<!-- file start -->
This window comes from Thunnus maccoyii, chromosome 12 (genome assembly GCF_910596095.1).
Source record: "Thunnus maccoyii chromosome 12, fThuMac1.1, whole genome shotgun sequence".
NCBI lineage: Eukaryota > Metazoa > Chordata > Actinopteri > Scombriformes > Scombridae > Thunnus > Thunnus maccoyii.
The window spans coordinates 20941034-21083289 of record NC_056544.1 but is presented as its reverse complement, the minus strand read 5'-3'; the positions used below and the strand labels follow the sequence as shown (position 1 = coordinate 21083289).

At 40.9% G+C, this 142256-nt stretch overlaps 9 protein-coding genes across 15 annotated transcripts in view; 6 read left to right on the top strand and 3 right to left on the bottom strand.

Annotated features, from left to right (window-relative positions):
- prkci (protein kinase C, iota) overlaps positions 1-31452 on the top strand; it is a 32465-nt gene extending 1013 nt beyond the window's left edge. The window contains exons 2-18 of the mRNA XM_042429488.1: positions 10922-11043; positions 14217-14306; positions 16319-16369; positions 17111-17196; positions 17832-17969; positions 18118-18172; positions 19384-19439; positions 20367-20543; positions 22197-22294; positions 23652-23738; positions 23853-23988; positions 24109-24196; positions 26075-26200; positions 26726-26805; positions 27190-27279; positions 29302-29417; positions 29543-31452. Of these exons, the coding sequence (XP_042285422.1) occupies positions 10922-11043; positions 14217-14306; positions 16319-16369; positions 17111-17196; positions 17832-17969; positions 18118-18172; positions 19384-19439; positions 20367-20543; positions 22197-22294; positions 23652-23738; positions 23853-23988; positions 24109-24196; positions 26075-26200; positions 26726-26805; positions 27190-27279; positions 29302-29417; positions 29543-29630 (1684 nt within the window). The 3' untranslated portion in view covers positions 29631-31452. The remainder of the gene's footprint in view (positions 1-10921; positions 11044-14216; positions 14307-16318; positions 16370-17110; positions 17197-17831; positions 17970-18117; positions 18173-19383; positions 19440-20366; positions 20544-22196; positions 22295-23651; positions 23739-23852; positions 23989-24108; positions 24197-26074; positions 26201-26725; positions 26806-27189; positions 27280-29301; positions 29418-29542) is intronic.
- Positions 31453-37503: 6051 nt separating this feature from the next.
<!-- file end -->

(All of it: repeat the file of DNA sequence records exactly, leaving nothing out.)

This window comes from Thunnus maccoyii, chromosome 12 (genome assembly GCF_910596095.1).
Source record: "Thunnus maccoyii chromosome 12, fThuMac1.1, whole genome shotgun sequence".
NCBI lineage: Eukaryota > Metazoa > Chordata > Actinopteri > Scombriformes > Scombridae > Thunnus > Thunnus maccoyii.
The window spans coordinates 20941034-21083289 of record NC_056544.1 but is presented as its reverse complement, the minus strand read 5'-3'; the positions used below and the strand labels follow the sequence as shown (position 1 = coordinate 21083289).

At 40.9% G+C, this 142256-nt stretch overlaps 9 protein-coding genes across 15 annotated transcripts in view; 6 read left to right on the top strand and 3 right to left on the bottom strand.

Annotated features, from left to right (window-relative positions):
- prkci (protein kinase C, iota) overlaps positions 1-31452 on the top strand; it is a 32465-nt gene extending 1013 nt beyond the window's left edge. The window contains exons 2-18 of the mRNA XM_042429488.1: positions 10922-11043; positions 14217-14306; positions 16319-16369; positions 17111-17196; positions 17832-17969; positions 18118-18172; positions 19384-19439; positions 20367-20543; positions 22197-22294; positions 23652-23738; positions 23853-23988; positions 24109-24196; positions 26075-26200; positions 26726-26805; positions 27190-27279; positions 29302-29417; positions 29543-31452. Of these exons, the coding sequence (XP_042285422.1) occupies positions 10922-11043; positions 14217-14306; positions 16319-16369; positions 17111-17196; positions 17832-17969; positions 18118-18172; positions 19384-19439; positions 20367-20543; positions 22197-22294; positions 23652-23738; positions 23853-23988; positions 24109-24196; positions 26075-26200; positions 26726-26805; positions 27190-27279; positions 29302-29417; positions 29543-29630 (1684 nt within the window). The 3' untranslated portion in view covers positions 29631-31452. The remainder of the gene's footprint in view (positions 1-10921; positions 11044-14216; positions 14307-16318; positions 16370-17110; positions 17197-17831; positions 17970-18117; positions 18173-19383; positions 19440-20366; positions 20544-22196; positions 22295-23651; positions 23739-23852; positions 23989-24108; positions 24197-26074; positions 26201-26725; positions 26806-27189; positions 27280-29301; positions 29418-29542) is intronic.
- Positions 31453-37503: 6051 nt separating this feature from the next.